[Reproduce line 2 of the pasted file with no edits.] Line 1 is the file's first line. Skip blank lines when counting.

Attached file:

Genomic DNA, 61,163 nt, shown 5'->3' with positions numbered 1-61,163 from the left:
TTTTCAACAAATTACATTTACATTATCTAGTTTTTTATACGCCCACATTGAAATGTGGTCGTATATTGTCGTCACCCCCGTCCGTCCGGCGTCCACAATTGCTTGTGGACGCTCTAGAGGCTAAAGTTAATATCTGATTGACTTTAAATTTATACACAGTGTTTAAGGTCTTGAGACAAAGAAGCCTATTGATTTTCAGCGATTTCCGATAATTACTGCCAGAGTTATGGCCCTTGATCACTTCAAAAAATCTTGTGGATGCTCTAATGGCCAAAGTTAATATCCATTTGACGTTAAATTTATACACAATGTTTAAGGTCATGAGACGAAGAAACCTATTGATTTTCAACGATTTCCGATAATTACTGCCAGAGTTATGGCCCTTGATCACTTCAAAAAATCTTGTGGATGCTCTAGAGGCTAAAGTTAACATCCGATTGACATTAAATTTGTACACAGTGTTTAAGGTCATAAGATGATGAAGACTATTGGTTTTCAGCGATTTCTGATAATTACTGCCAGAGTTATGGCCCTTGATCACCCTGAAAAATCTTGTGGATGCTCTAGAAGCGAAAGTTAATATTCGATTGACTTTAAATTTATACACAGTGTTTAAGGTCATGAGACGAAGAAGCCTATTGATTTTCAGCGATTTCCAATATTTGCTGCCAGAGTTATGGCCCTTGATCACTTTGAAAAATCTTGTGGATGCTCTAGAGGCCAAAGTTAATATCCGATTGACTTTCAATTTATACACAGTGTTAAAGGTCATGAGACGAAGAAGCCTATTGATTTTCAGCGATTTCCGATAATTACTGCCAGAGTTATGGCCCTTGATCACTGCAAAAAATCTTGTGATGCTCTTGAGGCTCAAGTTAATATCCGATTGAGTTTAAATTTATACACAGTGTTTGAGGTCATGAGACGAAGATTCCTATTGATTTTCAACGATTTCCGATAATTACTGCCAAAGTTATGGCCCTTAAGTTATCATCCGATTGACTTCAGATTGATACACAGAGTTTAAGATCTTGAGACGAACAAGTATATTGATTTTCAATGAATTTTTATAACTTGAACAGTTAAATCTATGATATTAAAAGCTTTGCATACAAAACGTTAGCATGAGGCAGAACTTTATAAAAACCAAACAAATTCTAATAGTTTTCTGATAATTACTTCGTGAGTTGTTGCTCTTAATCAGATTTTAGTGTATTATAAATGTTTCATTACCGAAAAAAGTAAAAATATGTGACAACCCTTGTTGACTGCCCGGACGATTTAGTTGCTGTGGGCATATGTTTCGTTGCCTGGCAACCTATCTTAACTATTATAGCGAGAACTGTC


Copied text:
TTTTCAACAAATTACATTTACATTATCTAGTTTTTTATACGCCCACATTGAAATGTGGTCGTATATTGTCGTCACCCCCGTCCGTCCGGCGTCCACAATTGCTTGTGGACGCTCTAGAGGCTAAAGTTAATATCTGATTGACTTTAAATTTATACACAGTGTTTAAGGTCTTGAGACAAAGAAGCCTATTGATTTTCAGCGATTTCCGATAATTACTGCCAGAGTTATGGCCCTTGATCACTTCAAAAAATCTTGTGGATGCTCTAATGGCCAAAGTTAATATCCATTTGACGTTAAATTTATACACAATGTTTAAGGTCATGAGACGAAGAAACCTATTGATTTTCAACGATTTCCGATAATTACTGCCAGAGTTATGGCCCTTGATCACTTCAAAAAATCTTGTGGATGCTCTAGAGGCTAAAGTTAACATCCGATTGACATTAAATTTGTACACAGTGTTTAAGGTCATAAGATGATGAAGACTATTGGTTTTCAGCGATTTCTGATAATTACTGCCAGAGTTATGGCCCTTGATCACCCTGAAAAATCTTGTGGATGCTCTAGAAGCGAAAGTTAATATTCGATTGACTTTAAATTTATACACAGTGTTTAAGGTCATGAGACGAAGAAGCCTATTGATTTTCAGCGATTTCCAATATTTGCTGCCAGAGTTATGGCCCTTGATCACTTTGAAAAATCTTGTGGATGCTCTAGAGGCCAAAGTTAATATCCGATTGACTTTCAATTTATACACAGTGTTAAAGGTCATGAGACGAAGAAGCCTATTGATTTTCAGCGATTTCCGATAATTACTGCCAGAGTTATGGCCCTTGATCACTGCAAAAAATCTTGTGATGCTCTTGAGGCTCAAGTTAATATCCGATTGAGTTTAAATTTATACACAGTGTTTGAGGTCATGAGACGAAGATTCCTATTGATTTTCAACGATTTCCGATAATTACTGCCAAAGTTATGGCCCTTAAGTTATCATCCGATTGACTTCAGATTGATACACAGAGTTTAAGATCTTGAGACGAACAAGTATATTGATTTTCAATGAATTTTTATAACTTGAACAGTTAAATCTATGATATTAAAAGCTTTGCATACAAAACGTTAGCATGAGGCAGAACTTTATAAAAACCAAACAAATTCTAATAGTTTTCTGATAATTACTTCGTGAGTTGTTGCTCTTAATCAGATTTTAGTGTATTATAAATGTTTCATTACCGAAAAAAGTAAAAATATGTGACAACCCTTGTTGACTGCCCGGACGATTTAGTTGCTGTGGGCATATGTTTCGTTGCCTGGCAACCTATCTTAACTATTATAGCGAGAACTGTC